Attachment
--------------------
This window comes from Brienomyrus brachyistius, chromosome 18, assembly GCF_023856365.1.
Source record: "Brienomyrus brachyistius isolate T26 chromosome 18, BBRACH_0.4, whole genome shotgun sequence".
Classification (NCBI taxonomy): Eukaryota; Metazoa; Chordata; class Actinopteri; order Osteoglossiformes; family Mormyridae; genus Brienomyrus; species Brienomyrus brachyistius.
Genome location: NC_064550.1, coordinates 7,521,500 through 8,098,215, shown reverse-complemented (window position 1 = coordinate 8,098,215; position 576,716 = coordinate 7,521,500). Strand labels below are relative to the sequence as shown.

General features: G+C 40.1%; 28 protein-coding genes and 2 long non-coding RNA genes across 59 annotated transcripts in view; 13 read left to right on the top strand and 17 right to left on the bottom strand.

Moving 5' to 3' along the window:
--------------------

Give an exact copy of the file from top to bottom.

This window comes from Brienomyrus brachyistius, chromosome 18, assembly GCF_023856365.1.
Source record: "Brienomyrus brachyistius isolate T26 chromosome 18, BBRACH_0.4, whole genome shotgun sequence".
Classification (NCBI taxonomy): Eukaryota; Metazoa; Chordata; class Actinopteri; order Osteoglossiformes; family Mormyridae; genus Brienomyrus; species Brienomyrus brachyistius.
Genome location: NC_064550.1, coordinates 7,521,500 through 8,098,215, shown reverse-complemented (window position 1 = coordinate 8,098,215; position 576,716 = coordinate 7,521,500). Strand labels below are relative to the sequence as shown.

General features: G+C 40.1%; 28 protein-coding genes and 2 long non-coding RNA genes across 59 annotated transcripts in view; 13 read left to right on the top strand and 17 right to left on the bottom strand.

Moving 5' to 3' along the window: